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Comparative analysis of lentiviral vectors and modular protein nanovectors for traumatic brain injury gene therapy.

Negro-Demontel ML, Saccardo P, Giacomini C, Yáñez-Muñoz RJ, Ferrer-Miralles N, Vazquez E, Villaverde A, Peluffo H - Mol Ther Methods Clin Dev (2014)

Bottom Line: Traumatic brain injury (TBI) remains as one of the leading causes of mortality and morbidity worldwide and there are no effective treatments currently available.No toxicity after TBI by any of the vectors was observed as determined by resulting levels of IL-1β or using neurological sticky tape test.In fact, both vector types induced functional improvement per se.

View Article: PubMed Central - PubMed

Affiliation: Neuroinflammation and Gene Therapy Laboratory, Institut Pasteur de Montevideo , Montevideo, Uruguay ; Departmento de Histología y Embriología, Facultad de Medicina, UDELAR , Montevideo, Uruguay.

ABSTRACT
Traumatic brain injury (TBI) remains as one of the leading causes of mortality and morbidity worldwide and there are no effective treatments currently available. Gene therapy applications have emerged as important alternatives for the treatment of diverse nervous system injuries. New strategies are evolving with the notion that each particular pathological condition may require a specific vector. Moreover, the lack of detailed comparative studies between different vectors under similar conditions hampers the selection of an ideal vector for a given pathological condition. The potential use of lentiviral vectors versus several modular protein-based nanovectors was compared using a controlled cortical impact model of TBI under the same gene therapy conditions. We show that variables such as protein/DNA ratio, incubation volume, and presence of serum or chloroquine in the transfection medium impact on both nanovector formation and transfection efficiency in vitro. While lentiviral vectors showed GFP protein 1 day after TBI and increased expression at 14 days, nanovectors showed stable and lower GFP transgene expression from 1 to 14 days. No toxicity after TBI by any of the vectors was observed as determined by resulting levels of IL-1β or using neurological sticky tape test. In fact, both vector types induced functional improvement per se.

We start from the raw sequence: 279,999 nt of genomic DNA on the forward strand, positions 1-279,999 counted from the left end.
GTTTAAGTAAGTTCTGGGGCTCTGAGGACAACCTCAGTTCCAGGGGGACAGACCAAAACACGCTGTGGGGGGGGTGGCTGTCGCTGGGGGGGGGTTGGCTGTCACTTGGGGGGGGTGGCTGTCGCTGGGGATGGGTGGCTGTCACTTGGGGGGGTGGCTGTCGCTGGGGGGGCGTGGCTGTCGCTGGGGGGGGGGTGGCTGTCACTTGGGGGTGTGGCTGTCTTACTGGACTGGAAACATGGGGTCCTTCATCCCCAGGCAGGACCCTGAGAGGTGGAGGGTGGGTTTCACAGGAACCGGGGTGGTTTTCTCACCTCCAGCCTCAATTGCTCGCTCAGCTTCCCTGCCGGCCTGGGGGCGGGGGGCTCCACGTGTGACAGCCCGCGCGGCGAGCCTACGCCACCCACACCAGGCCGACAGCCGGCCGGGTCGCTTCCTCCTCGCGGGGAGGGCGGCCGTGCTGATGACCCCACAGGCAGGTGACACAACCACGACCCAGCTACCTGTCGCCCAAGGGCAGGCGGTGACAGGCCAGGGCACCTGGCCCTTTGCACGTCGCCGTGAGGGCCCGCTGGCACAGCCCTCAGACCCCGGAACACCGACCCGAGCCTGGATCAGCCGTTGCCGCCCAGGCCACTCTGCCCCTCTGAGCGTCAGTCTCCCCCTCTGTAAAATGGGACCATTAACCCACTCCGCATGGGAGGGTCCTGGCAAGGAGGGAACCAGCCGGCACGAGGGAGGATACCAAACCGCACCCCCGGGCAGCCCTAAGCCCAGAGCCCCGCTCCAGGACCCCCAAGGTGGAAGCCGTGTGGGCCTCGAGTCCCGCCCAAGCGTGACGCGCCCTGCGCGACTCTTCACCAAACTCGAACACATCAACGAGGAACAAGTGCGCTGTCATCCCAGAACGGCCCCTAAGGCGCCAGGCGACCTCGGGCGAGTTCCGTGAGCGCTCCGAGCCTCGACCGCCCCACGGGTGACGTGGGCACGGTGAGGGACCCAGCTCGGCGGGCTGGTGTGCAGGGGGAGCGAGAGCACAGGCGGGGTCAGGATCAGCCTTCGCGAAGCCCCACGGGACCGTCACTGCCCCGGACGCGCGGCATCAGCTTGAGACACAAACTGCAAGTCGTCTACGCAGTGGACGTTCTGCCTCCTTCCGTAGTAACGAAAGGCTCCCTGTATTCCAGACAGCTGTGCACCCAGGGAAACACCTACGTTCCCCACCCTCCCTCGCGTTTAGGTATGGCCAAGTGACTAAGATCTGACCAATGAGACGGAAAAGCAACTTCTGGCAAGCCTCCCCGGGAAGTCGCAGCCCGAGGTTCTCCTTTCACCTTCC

No MeSH data available.


Related in: MedlinePlus

Effect of incubation volume and medium on the protein nanovector complex size and transfection efficiency. HNRK and HKRN modular protein nanovectors were allowed to self-assembly during a 20-minute incubation of HNRK and HKRN proteins with plasmid DNA in either 200 μl OPTIPRO medium or 30 μl PBS. Assembled nanovectors were then used to transfect HEK293T cells and transfection efficiencies were quantified 1 day later by flow cytometry (a, b). HNRK nanovector stability was analyzed after self-assembly in 200 μl OPTIPRO medium or 30 μl phosphate-buffered saline, and for 20 minutes to 5 hours incubation periods. The products formed were analyzed by dynamic light scattering (c) or transmission electron microscopy (d) as indicated. Transfection efficiency of HNRK nanovector after self-assembling in 200 μl OPTIPRO medium for 20 minutes to 5 hours was analyzed by flow cytometry 1 day after transfection (100% represents transfection efficiency for nanovectors formed in the 20 minutes incubation time). *P < 0.05 when compared to vectors allowed to self-assembly in 200 μl OPTIPRO.
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fig3: Effect of incubation volume and medium on the protein nanovector complex size and transfection efficiency. HNRK and HKRN modular protein nanovectors were allowed to self-assembly during a 20-minute incubation of HNRK and HKRN proteins with plasmid DNA in either 200 μl OPTIPRO medium or 30 μl PBS. Assembled nanovectors were then used to transfect HEK293T cells and transfection efficiencies were quantified 1 day later by flow cytometry (a, b). HNRK nanovector stability was analyzed after self-assembly in 200 μl OPTIPRO medium or 30 μl phosphate-buffered saline, and for 20 minutes to 5 hours incubation periods. The products formed were analyzed by dynamic light scattering (c) or transmission electron microscopy (d) as indicated. Transfection efficiency of HNRK nanovector after self-assembling in 200 μl OPTIPRO medium for 20 minutes to 5 hours was analyzed by flow cytometry 1 day after transfection (100% represents transfection efficiency for nanovectors formed in the 20 minutes incubation time). *P < 0.05 when compared to vectors allowed to self-assembly in 200 μl OPTIPRO.